Robin Flaherty and Jess Milburn teamed up one and a half years ago to form their home design team, North and Madison, and since then the duo has been busy helping Oak Park, River Forest and Chicago-area homeowners get the interiors they have always wanted. 

While the pair have plenty of experience with older homes — Jess got her start renovating her Oak Park home from top to bottom, and Robin is hard at work on her River Forest Victorian — a recent project gave them an opportunity to start from scratch. 

When clients in Oak Park purchased an older home, the garage was on its last legs, so the clients demolished it and took advantage of changes in Oak Park’s code to construct a coach house, including a bathroom and a kitchen, above the garage. 

The young family wanted the coach house to be a fun hangout space for their family and friends, and they called in North and Madison early in the project.

“They brought us in when it was just studs and framing,” Flaherty said. “It’s very rare in this neighborhood to have new construction with all the old homes here. New construction is just easier.” 

Milburn added: “We work with mostly older homes, but they come with older plumbing and older electrical,” and bringing those up to date can dramatically raise the price of a renovation.

The family of four had two goals for North and Madison when it came to the coach house. Their first priority was a space for entertaining away from their main house, and their second goal was to create a guest house for visitors. 

“[They] told us we could do whatever we wanted,” Flaherty said. “It’s the most fun to be able to run with a project.”

Flaherty and Milburn came up with a design plan for the space, complete with finishes, fixtures and furniture and presented it to the clients. They note that typically, at this stage in the process, there is some back and forth as clients request a few changes or want to see different options. Not this time.

“When we presented all this stuff to [the homeowner], she just said yes, Flaherty said.

“She actually started crying,” Milburn said. “We always do a presentation like this at the beginning, and it’s very rare not to switch out at least some of the choices.”

From the start, the plan was to make the open space bright and happy. Yellow doors and yellow pendants over the kitchen island make the space sunny, and the custom kitchen cabinets are painted a shade of dark teal. 

Black trim around the windows and ceiling beams emphasize the view outdoors and tie in with the accent wall of graphic black and white wallpaper.

In the full bathroom, black and white cement tile creates a geometric pattern on the floor. Elongated black subway tile blends a traditional shape with a contemporary color.

While it was fun to choose the colors and patterns to make the space come alive, Flaherty notes that there is a lot of practical design work in the space as well. 

New structures like this one require sprinkler systems, and they had to be creative about how to integrate that into a secondary living space.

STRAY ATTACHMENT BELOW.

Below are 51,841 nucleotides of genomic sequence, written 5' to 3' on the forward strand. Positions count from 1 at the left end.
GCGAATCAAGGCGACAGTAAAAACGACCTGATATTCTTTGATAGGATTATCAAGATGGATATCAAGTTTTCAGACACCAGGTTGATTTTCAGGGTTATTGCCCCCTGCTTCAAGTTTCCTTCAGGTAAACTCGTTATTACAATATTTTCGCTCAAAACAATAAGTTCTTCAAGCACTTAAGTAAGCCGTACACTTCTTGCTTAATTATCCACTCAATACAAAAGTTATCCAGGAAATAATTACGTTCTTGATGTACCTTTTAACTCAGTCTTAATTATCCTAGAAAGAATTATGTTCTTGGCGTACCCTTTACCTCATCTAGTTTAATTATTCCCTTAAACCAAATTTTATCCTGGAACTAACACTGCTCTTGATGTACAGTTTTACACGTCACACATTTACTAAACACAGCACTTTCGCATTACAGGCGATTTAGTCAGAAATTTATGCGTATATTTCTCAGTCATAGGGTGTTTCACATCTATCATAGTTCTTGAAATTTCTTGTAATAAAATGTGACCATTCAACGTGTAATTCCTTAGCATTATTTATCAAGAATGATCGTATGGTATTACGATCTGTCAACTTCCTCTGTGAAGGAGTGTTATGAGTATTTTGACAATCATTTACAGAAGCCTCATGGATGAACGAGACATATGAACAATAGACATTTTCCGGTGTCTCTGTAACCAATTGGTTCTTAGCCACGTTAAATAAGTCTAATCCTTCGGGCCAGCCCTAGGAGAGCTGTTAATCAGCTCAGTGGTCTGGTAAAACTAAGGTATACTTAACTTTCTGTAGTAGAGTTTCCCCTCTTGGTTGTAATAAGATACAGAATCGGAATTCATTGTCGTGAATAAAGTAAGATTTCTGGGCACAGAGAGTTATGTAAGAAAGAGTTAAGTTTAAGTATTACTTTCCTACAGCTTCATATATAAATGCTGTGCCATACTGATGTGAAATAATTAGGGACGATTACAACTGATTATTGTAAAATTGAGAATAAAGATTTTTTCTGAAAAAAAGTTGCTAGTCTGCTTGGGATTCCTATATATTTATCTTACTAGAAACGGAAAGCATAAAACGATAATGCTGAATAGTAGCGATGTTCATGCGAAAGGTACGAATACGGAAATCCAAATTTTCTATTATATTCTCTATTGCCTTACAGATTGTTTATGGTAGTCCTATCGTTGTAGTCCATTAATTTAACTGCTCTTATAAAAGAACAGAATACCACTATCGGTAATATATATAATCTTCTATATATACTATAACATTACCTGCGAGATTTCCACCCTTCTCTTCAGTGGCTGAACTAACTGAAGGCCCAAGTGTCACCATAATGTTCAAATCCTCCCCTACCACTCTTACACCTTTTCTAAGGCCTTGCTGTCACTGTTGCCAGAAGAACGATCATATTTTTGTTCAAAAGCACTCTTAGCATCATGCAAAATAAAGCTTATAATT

“This space is not going to be used as much as a regular house,” Flaherty said. “We were worried about the sprinkler lines freezing. We came up with a plan to fit the sprinklers into the ceiling beams and worked on a pattern so that the beams would be in exactly the right place.”

Flaherty and Milburn also worked to keep the finished look luxe without actually costing a lot.

“You’d be surprised at how affordable all of the materials were,” Flaherty said.

She points to the kitchen backsplash. The pattern utilizes five different sizes of basic white tiles. Flaherty says that each tile cost only about 15 cents, and the entire backsplash came in around $200. Their contractor found an engineered flooring product from Europe that has the look of pale white oak without the cost of actual hardwood flooring.

Throughout the process, Flaherty tends to focus more on the construction and kitchen-design side of things while Milburn focuses on the décor, which helps in division of labor. 

The pair began working on the coach house in January, and the family began hanging out in their new coach house in May. Now, the space functions as a music studio for the husband, a place to play shuffleboard or watch television with friends and a gathering space for the wife and her friends away from the hustle and bustle of the main house.

Flaherty says keeping the entertaining to a separate structure has its benefits. 

“Instead of messing up the main house, they can entertain here,” Flaherty said.

Milburn says the space has already become a neighborhood hangout, when the owners hosted a recent post-block party gathering.

While Milburn has experience with garages – she turned her own Oak Park garage into a Tiki bar — the designers say this is their first complete coach house renovation, and they are hooked.

“The cool thing about doing a coach house is that no one lives here,” Flaherty said. “Because there’s no need for storage, you can focus on the aesthetic and the fun. We loved working on this space. We’d love to be known as the coach house designers.”

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